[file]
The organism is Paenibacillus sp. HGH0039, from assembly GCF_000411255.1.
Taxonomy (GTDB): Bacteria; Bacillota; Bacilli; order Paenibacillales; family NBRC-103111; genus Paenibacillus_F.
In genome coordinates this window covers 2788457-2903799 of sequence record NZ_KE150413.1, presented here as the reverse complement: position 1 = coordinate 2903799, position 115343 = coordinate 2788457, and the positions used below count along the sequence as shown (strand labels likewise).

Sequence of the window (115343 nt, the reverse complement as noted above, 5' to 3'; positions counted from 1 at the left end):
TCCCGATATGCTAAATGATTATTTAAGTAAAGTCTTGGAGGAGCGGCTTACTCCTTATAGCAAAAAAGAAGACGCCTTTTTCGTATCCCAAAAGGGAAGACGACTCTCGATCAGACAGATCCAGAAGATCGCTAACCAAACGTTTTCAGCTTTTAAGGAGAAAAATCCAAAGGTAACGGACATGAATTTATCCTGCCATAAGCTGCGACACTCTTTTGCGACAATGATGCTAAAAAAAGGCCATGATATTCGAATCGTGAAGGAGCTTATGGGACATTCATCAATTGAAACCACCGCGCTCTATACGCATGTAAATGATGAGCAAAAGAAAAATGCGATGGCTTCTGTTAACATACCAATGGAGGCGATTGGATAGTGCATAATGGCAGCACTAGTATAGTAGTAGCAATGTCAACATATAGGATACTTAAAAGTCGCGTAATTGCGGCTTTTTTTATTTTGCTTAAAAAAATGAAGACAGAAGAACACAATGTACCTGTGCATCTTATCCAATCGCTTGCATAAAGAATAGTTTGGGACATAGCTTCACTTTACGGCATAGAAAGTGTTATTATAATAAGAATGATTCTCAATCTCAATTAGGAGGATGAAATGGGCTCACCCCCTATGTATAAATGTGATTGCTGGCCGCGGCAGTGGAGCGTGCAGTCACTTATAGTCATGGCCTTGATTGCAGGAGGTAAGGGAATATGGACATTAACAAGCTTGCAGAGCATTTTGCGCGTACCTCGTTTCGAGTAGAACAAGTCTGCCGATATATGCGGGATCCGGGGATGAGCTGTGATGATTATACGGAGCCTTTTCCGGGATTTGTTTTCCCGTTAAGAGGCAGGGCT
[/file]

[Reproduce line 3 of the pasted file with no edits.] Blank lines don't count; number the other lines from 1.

In genome coordinates this window covers 2788457-2903799 of sequence record NZ_KE150413.1, presented here as the reverse complement: position 1 = coordinate 2903799, position 115343 = coordinate 2788457, and the positions used below count along the sequence as shown (strand labels likewise).